Good morning, NBC News readers.
This morning we are looking at the movement to make "ecocide" an international crime, the CDC's muddled messaging at a critical moment in the pandemic and a bittersweet reunion.
Here's what we're watching this Wednesday morning.
'Ecocide' movement pushes for a new international crime: Environmental destruction
A small but growing number of world leaders including Pope Francis and French President Emmanuel Macron have begun citing an offense they say poses a threat to humanity, yet remains beyond the reach of international criminal law: ecocide, or widespread destruction of the environment.
They have embraced a campaign by environmental activists and legal scholars to makeecocide a crime before the International Criminal Court, to serve as a "moral line" for the planet.
The monumental step, which faces a long road of global debate, would mean political leaders and corporate executives could face charges and imprisonment for "ecocidal" acts.
"We use criminal law to draw moral lines," said Jojo Mehta, who launched the Stop Ecocide campaign in 2017. "We say something’s not accepted, your murder is not acceptable. And so, simply putting mass damage and destruction of nature below that red line actually makes a huge difference, and it will make a difference to the people that are financing what is going on."
Wednesday's top stories
Experts say the CDC's messaging problem is a public health liability — especially now
Recent missteps by the Centers for Disease Control and Prevention and its director, Dr. Rochelle Walensky, have been criticized as "a mess" that have muddied public health messaging at a particularly crucial juncture in the pandemic. One key message that experts want out there: the second Covid-19 shot is non-negotiable. You must get your second vaccine shot to be fully protected. By Denise Chow | Read more
Analysis: Biden's kitchen-sink 'jobs' bill has plenty of companions
The president's decision to combine a host of issues into his single $2 trillion-plus "infrastructure" proposal — from roads, bridges and broadband to housing tax hikes and elder care — is not unusual. It is how Washington makes laws, NBC News' senior national politics reporter Jonathan Allen writes in a news analysis. Biden’s policy push received a surprise endorsement Tuesday: Amazon founder Jeff Bezos.
Florida lawmakers reverse college scholarship cuts and changes after student, parent backlash
The plan to gut the beloved merit-based program would have left out students who wanted to study history, arts or English. Students felt like they were about to be forced to choose between scholarship money and their academic interests. By Ben Kesslen| Read more
OPINION: Shame no longer has a place in American politics. Matt Gaetz proves it.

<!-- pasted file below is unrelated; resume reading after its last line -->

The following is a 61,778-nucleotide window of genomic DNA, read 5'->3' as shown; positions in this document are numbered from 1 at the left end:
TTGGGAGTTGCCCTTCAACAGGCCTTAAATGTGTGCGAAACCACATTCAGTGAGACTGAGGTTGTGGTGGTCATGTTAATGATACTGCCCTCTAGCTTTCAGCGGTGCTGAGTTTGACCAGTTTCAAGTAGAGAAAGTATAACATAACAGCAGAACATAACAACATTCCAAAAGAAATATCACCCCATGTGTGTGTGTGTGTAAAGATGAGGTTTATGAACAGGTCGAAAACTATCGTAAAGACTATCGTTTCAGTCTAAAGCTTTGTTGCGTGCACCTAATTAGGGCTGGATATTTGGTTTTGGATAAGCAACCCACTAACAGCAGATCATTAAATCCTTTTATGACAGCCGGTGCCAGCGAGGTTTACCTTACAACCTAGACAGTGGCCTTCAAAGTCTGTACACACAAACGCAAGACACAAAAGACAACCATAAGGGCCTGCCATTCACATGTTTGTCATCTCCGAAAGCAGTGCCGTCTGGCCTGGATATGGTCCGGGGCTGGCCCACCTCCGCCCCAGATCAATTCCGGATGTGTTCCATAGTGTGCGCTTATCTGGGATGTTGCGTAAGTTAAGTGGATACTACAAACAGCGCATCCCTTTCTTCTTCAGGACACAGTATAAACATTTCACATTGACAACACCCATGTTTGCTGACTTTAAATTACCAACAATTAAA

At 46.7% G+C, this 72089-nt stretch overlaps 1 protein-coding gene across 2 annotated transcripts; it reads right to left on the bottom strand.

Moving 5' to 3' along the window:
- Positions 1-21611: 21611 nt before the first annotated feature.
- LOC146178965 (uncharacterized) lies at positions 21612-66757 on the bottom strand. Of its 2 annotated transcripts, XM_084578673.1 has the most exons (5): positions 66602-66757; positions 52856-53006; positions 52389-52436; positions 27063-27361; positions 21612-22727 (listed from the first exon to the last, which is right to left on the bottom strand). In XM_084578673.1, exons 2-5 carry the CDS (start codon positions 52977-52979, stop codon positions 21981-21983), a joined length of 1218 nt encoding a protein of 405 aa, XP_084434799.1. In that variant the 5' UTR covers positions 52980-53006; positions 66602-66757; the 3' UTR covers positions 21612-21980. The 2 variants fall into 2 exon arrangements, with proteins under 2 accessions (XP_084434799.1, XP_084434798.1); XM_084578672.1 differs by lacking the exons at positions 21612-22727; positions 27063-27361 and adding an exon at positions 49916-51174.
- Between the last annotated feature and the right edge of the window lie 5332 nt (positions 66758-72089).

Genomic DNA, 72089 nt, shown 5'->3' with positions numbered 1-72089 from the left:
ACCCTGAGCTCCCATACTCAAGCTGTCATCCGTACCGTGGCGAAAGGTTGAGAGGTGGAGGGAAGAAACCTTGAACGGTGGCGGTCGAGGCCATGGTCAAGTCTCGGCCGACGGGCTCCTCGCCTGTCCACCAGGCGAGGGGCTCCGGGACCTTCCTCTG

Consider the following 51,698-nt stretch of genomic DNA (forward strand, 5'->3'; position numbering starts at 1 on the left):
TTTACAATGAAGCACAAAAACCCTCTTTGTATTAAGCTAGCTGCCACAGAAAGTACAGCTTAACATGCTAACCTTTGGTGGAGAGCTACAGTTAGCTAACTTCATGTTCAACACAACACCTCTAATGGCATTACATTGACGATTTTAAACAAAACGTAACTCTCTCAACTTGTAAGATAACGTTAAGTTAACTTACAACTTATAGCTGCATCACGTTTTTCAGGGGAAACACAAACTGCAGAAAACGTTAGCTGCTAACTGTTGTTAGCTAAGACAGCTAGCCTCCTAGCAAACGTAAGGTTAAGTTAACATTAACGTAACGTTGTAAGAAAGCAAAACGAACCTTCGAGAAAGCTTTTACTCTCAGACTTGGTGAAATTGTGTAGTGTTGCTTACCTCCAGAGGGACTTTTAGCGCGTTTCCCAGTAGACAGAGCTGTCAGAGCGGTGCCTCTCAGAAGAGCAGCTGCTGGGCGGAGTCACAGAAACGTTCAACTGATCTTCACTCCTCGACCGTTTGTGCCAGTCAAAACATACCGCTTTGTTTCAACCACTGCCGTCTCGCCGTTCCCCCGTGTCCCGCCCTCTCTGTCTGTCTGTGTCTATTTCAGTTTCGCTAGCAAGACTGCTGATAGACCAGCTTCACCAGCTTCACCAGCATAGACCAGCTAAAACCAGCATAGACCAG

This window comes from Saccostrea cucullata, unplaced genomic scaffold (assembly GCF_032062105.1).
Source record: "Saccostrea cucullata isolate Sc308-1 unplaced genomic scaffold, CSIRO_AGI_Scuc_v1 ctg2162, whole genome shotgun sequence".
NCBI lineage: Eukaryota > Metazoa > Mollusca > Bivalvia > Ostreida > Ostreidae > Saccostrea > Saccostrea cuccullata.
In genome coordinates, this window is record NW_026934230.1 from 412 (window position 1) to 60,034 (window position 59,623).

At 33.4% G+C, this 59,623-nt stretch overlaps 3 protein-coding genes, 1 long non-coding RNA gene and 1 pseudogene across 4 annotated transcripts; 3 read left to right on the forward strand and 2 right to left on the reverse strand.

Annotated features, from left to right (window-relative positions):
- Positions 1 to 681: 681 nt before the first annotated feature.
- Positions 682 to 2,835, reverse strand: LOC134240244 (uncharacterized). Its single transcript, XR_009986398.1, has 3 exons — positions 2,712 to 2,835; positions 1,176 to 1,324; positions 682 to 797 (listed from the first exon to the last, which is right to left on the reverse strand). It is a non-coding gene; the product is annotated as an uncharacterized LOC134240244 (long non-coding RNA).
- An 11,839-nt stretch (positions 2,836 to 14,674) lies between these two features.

Gaetz is the latest in a string of Republicans who have remained unrepentant in the face of sordid allegations and hung onto power. Democrats like New York Gov. Andrew Cuomo are likely taking note and may decide to make the same political bet. By David Mark | Read more
'Milk Tea Alliance' brews democracy among young activists across Asia
From Myanmar to Hong Kong, young people are clashing with increasingly authoritarian regimes and taking their struggles online around a unifying and popular regional drink. By Janis Mackey Frayer and Adela Suliman| Read more
BETTER: I don't want to go back to my 'pre-pandemic' life. What now?
Columnist Caroline Moss gives advice to a reader on how to hold on to the bits of quiet joy found during the year of the pandemic, even as we transition back to some of our old ways. By Caroline Moss | Read more
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Also in the news ...
- McConnell warns corporate America to 'stay out of politics' — but says donations are OK
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- Arkansas legislators override Republican Gov. Asa Hutchinson's veto, enact transgender youth treatment ban
- 'Thank God I'm safe, nobody can get me here': NRA's Wayne LaPierre sought refuge from mass shootings on a friend's luxury yacht
- Don't underestimate her: Kim Kardashian joins the billionaire club, according to Forbes
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One sweet thing
Slowly, but surely, loved ones separated by the pandemic are being reunited.
Karl Waitschies and his wife, Donna, have enjoyed 55 years of love and marriage. But they were separated for the last year when the coronavirus pandemic restricted visitors to the nursing home where Donna, who has Alzheimer's, lives.
They were finally reunited and shared their first hug since the start of the pandemic last week.
Not many words were exchanged, but Donna held her husband's hand nearly the entire time, a non-verbal indication that the 55-year connection between the two is ever-present.
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